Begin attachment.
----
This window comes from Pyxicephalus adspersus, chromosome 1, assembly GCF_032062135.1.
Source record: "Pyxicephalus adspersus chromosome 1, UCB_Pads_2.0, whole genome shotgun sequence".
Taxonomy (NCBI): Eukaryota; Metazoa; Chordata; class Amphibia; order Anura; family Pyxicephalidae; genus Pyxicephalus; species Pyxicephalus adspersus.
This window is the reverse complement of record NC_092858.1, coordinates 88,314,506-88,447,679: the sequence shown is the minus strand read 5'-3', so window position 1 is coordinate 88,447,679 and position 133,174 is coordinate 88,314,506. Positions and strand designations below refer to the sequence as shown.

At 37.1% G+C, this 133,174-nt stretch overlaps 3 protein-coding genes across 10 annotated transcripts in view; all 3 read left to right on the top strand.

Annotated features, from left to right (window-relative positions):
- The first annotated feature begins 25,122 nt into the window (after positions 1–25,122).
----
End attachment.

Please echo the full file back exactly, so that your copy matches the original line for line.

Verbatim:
This window comes from Pyxicephalus adspersus, chromosome 1, assembly GCF_032062135.1.
Source record: "Pyxicephalus adspersus chromosome 1, UCB_Pads_2.0, whole genome shotgun sequence".
Taxonomy (NCBI): Eukaryota; Metazoa; Chordata; class Amphibia; order Anura; family Pyxicephalidae; genus Pyxicephalus; species Pyxicephalus adspersus.
This window is the reverse complement of record NC_092858.1, coordinates 88,314,506-88,447,679: the sequence shown is the minus strand read 5'-3', so window position 1 is coordinate 88,447,679 and position 133,174 is coordinate 88,314,506. Positions and strand designations below refer to the sequence as shown.

At 37.1% G+C, this 133,174-nt stretch overlaps 3 protein-coding genes across 10 annotated transcripts in view; all 3 read left to right on the top strand.

Annotated features, from left to right (window-relative positions):
- The first annotated feature begins 25,122 nt into the window (after positions 1–25,122).